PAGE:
Sunday, February 9th, 2014

July 6, 1933 — MLB’s First All Star Game

July 6, 2010 by  
Filed under Baseball History, Baseball Writing

Arch Ward, a sports editor for the Chicago Tribune, came up with the idea for the game, originally called “Game of the Century”  to coincide with the celebration of the city’s “Century of Progress” Exposition.  By the 1930′s, baseball had already established itself as America’s favorite pastime and the national exposition provided the perfect stage to introduce baseball’s best to the rest of the country. 

The game was originally conceived as a single, one-time event to help lift the spirits of a country during our Great Depression.  However, its enormous popularity made the game an annual event. The game was held July 6, 1939 at Comiskey Park in Chicago.

The game was scheduled for a day when both leagues had no games scheduled. Retired Giants manager John McGraw was chosen to manage the National League, while Athletics manager Connie Mack led the American League.
 
“There were 47,595 fans in the stands, all eager to see a novel concept in action—action that would be performed by the most glittering assemblage of ball playing talent ever brought together on the diamond at one time,” describes The Sporting News.   
There was one player in particular who excited fans and players alike. “We wanted to see the Babe,” said NL starting pitcher Bill Hallahan. “Sure, he was old and had a big waistline, but that didn’t make any difference. We were on the same field as Babe Ruth.”
 
The first run was scored in the second inning, when AL starting pitcher Lefty Gomez drove in Jimmie Dykes with a single. In the next inning, Ruth gave fans what they came to see, hitting a two-run homer into the right-field stands. The crowd were said to have “roared in acclamation” for the homer, according to Baseball Almanac.
 
The AL went on the win the game 4-2, bolstered by Ruth’s home run, Jimmy Dyke’s two hits, and 7 inning of two run pitching by Lefty Gomez, the winning pitcher.  The National League was led by the  ”Fordham Flash”, Frankie Frisch of the Cardinals, who had two hits, including a home run and two hits by Bill Terry, the HoF first baseman of the NY Giants.
 
 Game Details Courtesy of Baseball Reference.com 

1933 All Star Game Book (to be released in Augusts 2010)

The Day All the Stars Come Out by Lew Freedman (to be released in August 2010) chronicles the Chicago Tribune’s early advocacy for the All Star contest through every play, and describes the later accomplishments of many of the individuals involved.  Freedman has authored over 20 sports books, including biographies of Early Wynn and Harvey Haddix.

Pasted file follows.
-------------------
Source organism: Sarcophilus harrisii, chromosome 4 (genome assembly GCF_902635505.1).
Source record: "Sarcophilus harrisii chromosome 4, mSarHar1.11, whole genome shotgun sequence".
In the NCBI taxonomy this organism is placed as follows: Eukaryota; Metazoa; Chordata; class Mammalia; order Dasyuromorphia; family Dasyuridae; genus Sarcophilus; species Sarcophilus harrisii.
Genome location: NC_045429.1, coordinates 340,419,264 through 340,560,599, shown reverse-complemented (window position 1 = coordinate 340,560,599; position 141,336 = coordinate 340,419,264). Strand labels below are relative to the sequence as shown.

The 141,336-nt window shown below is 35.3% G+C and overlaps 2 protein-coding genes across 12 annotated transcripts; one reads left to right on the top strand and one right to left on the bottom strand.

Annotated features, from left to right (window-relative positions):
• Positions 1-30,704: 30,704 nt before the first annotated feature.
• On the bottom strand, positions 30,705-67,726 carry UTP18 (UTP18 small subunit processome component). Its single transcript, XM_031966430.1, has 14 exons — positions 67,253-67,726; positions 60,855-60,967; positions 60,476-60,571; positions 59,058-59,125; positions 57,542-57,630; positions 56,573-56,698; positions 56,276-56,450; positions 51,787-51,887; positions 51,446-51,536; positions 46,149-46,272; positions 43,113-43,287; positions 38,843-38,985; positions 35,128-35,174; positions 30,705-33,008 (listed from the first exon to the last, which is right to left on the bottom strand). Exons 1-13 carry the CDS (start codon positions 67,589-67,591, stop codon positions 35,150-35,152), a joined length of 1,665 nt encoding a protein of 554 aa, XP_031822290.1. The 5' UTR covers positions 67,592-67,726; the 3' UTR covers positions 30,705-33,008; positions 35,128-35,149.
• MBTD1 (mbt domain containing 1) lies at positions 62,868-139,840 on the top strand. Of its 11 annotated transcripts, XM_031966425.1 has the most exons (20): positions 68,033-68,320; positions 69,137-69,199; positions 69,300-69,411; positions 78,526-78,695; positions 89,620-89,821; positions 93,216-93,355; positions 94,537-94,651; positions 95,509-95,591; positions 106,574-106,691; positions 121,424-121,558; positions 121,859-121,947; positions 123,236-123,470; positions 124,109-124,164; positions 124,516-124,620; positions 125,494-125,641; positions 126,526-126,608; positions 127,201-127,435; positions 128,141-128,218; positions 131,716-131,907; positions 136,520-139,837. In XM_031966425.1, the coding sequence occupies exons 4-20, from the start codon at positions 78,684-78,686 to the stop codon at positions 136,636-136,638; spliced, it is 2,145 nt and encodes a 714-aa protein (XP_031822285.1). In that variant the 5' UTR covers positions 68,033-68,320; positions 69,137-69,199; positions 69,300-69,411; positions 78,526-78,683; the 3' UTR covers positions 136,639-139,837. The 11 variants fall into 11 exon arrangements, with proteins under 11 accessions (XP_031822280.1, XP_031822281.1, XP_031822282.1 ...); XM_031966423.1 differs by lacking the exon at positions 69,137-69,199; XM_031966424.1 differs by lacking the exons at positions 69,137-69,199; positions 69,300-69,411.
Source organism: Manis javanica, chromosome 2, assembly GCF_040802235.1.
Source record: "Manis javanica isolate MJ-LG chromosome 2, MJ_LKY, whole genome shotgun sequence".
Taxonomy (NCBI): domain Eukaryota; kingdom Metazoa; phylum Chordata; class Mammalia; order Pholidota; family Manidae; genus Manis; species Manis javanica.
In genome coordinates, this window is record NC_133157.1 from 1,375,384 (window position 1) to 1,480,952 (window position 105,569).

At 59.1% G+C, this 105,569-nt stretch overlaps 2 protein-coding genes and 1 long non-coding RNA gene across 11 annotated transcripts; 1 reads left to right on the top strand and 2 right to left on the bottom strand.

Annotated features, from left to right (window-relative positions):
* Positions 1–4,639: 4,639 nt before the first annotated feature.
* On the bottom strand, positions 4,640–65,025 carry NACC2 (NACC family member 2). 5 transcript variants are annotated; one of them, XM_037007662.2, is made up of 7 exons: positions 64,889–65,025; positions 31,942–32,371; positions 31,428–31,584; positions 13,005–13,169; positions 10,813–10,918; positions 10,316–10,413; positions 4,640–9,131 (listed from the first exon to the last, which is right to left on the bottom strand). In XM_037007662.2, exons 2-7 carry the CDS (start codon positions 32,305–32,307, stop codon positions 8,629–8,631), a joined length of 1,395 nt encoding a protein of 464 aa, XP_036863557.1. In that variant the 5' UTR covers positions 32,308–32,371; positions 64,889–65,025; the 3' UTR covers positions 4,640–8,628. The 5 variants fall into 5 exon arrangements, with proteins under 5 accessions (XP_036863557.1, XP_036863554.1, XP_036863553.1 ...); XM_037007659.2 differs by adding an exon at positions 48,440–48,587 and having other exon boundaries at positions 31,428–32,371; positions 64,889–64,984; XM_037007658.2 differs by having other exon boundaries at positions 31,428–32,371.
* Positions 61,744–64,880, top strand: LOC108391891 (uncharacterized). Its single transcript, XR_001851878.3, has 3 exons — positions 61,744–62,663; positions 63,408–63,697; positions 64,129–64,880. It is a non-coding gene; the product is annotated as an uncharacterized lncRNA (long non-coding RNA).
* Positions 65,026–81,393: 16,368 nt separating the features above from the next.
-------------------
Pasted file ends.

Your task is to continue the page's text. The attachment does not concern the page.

The story of Babe Ruth’s  Home Run Ball

In the bottom of the third inning, Babe Ruth smacked a two run home run off of National League pitcher Bill Hallahan. As the first home run in All-Star Game history sailed toward right field, the fans went wild.

Earl Brown managed to get his hands on two tickets to that 1933 All-Star Baseball Game at Chicago’s Comiskey Park.  Brown had to be there. He was courting his girlfriend Mae at the time and this game was one more way to score points. Becoming part of history was not something he expected.

What added to the ball’s mystique was a period newspaper account describing exactly what happened that day. “The most prized memento of Baseball’s ‘game of the century’ played Thursday in Comiskey Park,” was the ball which Babe Ruth clouted into the stands for the two runs,” the newspaper reported. “The Ruthian circuit blow sailed the ball in question directly into the hands of Earl Brown.” 

On July 11, 2006, the baseball went on the block at Hunt Auctions All-Star Fanfest auction held in Pittsburgh, Pa.  The lot included Earl Brown’s ticket stub to the game, a newspaper box score and summary of what happened, a notarized letter from Brown’s wife and the home run baseball.   The Babe Ruth vintage baseball and accompanying items sold for $805,000.

From All Star Game Program

 

Video of lady who attended the 1933 All Star Game

 

All Star Game Firsts

  • American League manager Connie Mack, National League manager John McGraw,
  • American League and All-Star home run Babe Ruth, National League home run Frankie Frisch.
  • Did you know that the first run batted in during an All-Star Game was by a pitcher? That historic RBI belongs to Lefty Gomez who singled in Jimmie Dykes during the second inning.
  • The first stolen base went to Charlie Gehringer, sacrifice hit to Rick Ferrell, and pinch hitter to Lefty O’Doul who grounded out for Jimmie Wilson in the sixth.

Sources

  • http://www.baseball-almanac.com/asgbox/yr1933as.shtmltwo
  • http://www.baseball-almanac.com/asgbox/07061933.shtml
  • http://www.liveauctiontalk.com/free_article_detail.php?article_id=689
  • http://www.baseball-reference.com/boxes/ALS/ALS193307060.shtml
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